There is speculation that Apple could announce a program to give away a $29 Apple-branded iPhone 4 Bumper case that would fix the wireless signal reduction problem. The disruption occurs when a user holds the lower left side of the phone and covers the gap in the antenna that encircles the exterior edge of the phone.
Consumer Reports recommended that Apple give a plastic-and-rubber bumper or some other type of case to iPhone 4 owners, since its testing showed that a bumper would help prevent the reduction in the wireless signal.
Consumer Reports had issued an earlier finding that it could not recommend the iPhone 4 because of the reception problem. Even putting duct tape over the gap on the lower left side can help, as can holding the phone differently, the magazine said, but it noted that those solutions put the burden for a fix on the user.
Apple did not respond to requests for comment.
Since Consumer Reports is a respected, independent testing authority, its recommendation to give away a bumper has considerable weight, as several financial analysts have noted. Bernstein Research analyst Toni Sacconaghi, for example, pointed out that an Apple-branded iPhone 4 Bumper costs the company $1 or less, so a giveaway would be "financially immaterial" and would cost much less than a full recall.
While a bumper giveaway might sound like a logical move, several analysts today said Apple still could appear at the Friday event and obfuscate the issue and then give away nothing. Some have even suggested that Apple might just use the event to announce the release of an update to the iPhone operating system -- indeed Macrumors has said that iOS 4.0.1 will ship today with a new signal strength indicator for the phone. Apple first described the need for the update in a July 2 letter on its Web site.
Successful as it is, Apple can be stubborn for many reasons, analysts said, and it might avoid a hardware fix, a recall or a bumper giveaway because it wouldn't want to admit that it made a mistake in the design or testing of the iPhone 4 before it went on sale.
"They need to acknowledge there is a problem, which they probably won't do very effectively," said Jack Gold, principal analyst at J.Gold Associates LLC. "They should say they've heard their customers and take the complaints very seriously, even if just a small minority of customers are experiencing problems. I suspect they will downplay this and say how many happy and loyal customer they have."
Gold and others said the signal indicator fix (which basically makes the bars bigger on the interface) is a red herring for the overall reception issue. "It's a lame excuse saying they were stunned that their software calculations on signal strength were wrong," he said. "The question is, will they step forward and take some responsibility and the do the right thing for customers and their credibility or just continue to obfuscate and make excuses?"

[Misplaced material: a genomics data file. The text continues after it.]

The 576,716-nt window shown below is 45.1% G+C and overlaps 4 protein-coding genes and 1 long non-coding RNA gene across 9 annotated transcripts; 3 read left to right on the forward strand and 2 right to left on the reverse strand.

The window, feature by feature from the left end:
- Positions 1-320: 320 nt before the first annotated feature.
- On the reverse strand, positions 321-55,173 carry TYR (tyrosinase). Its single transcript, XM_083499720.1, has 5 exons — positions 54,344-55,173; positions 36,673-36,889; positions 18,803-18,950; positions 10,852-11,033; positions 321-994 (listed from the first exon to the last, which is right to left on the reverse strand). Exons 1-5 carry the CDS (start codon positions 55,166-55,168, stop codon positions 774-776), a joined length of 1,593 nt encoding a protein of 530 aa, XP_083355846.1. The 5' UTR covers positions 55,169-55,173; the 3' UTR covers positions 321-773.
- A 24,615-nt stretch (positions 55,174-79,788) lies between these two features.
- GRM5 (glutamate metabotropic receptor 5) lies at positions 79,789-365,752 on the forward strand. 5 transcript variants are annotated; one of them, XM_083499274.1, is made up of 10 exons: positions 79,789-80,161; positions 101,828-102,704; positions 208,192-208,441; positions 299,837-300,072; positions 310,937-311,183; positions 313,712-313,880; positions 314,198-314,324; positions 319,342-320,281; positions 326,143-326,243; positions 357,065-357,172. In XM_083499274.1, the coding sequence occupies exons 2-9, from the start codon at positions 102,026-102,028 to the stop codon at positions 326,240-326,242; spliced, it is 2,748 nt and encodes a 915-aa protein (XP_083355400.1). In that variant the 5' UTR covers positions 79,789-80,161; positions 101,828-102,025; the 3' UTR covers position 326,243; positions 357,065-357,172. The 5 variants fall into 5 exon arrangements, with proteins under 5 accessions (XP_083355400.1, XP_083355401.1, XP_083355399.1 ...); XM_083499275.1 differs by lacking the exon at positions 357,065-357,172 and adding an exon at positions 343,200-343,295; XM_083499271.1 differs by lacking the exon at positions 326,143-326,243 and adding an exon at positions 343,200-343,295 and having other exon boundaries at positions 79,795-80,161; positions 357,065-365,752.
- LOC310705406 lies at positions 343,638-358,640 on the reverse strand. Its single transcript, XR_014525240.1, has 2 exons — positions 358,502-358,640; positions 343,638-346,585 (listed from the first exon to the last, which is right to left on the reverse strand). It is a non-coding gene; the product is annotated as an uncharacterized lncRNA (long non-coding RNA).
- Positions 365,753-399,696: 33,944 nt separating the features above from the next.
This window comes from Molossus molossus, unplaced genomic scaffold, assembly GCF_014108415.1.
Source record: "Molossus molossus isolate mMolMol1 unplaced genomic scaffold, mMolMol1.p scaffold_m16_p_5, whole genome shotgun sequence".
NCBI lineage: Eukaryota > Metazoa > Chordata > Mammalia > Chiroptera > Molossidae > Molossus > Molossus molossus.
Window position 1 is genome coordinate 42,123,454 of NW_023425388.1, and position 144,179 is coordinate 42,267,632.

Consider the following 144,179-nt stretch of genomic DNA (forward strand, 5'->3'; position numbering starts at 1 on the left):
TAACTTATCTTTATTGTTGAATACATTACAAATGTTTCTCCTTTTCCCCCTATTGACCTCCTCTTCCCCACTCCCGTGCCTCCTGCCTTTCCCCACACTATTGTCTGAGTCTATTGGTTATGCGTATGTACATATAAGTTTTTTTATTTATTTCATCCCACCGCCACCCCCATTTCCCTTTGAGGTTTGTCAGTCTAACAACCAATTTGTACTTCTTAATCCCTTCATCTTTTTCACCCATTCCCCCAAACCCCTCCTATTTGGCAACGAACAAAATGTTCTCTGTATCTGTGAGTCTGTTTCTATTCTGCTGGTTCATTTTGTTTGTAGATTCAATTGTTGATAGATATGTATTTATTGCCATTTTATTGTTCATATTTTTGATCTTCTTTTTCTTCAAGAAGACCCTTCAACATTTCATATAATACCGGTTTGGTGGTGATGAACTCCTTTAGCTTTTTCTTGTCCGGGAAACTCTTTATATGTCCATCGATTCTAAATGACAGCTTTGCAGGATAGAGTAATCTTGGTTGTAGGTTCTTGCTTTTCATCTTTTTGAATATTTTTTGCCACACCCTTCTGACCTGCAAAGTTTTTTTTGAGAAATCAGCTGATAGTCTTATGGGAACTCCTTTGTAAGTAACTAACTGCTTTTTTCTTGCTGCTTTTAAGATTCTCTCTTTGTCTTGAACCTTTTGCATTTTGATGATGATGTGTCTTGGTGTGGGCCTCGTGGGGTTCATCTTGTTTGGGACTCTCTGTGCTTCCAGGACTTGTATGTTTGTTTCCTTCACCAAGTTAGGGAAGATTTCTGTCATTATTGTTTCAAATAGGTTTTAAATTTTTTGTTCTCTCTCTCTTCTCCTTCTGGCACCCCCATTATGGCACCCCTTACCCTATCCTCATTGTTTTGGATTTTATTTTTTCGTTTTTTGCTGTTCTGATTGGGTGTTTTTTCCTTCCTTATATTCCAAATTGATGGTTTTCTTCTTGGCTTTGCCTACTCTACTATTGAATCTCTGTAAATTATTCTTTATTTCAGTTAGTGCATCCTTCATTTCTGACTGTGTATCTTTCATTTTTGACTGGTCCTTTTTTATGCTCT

Gartner Inc. analyst Ken Dulaney basically agreed. "There are two things going on -- a software [signal strength] bug and an antenna design problem," Dulaney said. "Apple has left it very easy for users to conclude that the antenna issue could be overcome by software."
But Dulaney said a software fix is not enough, a position bolstered by the Consumer Reports testing and his own insights. Telling customers to hold the phone differently in order to improve signal strength, as Apple has suggested, "would not be acceptable to most, [meaning] Apple criticism on the issue would continue," he said.
Dulaney went so far as to say that Apple might actually come up with some kind of "aesthetically pleasing tape" to fix the problem, but he agreed that a free case would be the best option. And customers should be offered refunds if a free case doesn't work, he said.
Dulaney said he would be surprised if Apple issued a recall because of the reception problem, since processing the units during a recall would prove to be an "enormous task."
Whether the reception problem is due to a software glitch or, more likely, a hardware problem, "Apple should just fess up and do what they need to do in order to get customers a phone that works properly," said Zeus Kerravala, an analyst at Yankee Group Research Inc. "Their obligation is to give customers a working phone, not just skirt the issue continually."
Matt Hamblen covers mobile and wireless, smartphones and other handhelds, and wireless networking for Computerworld. Follow Matt on Twitter at @matthamblen, or subscribe to Matt's RSS feed. His e-mail address is firstname.lastname@example.org.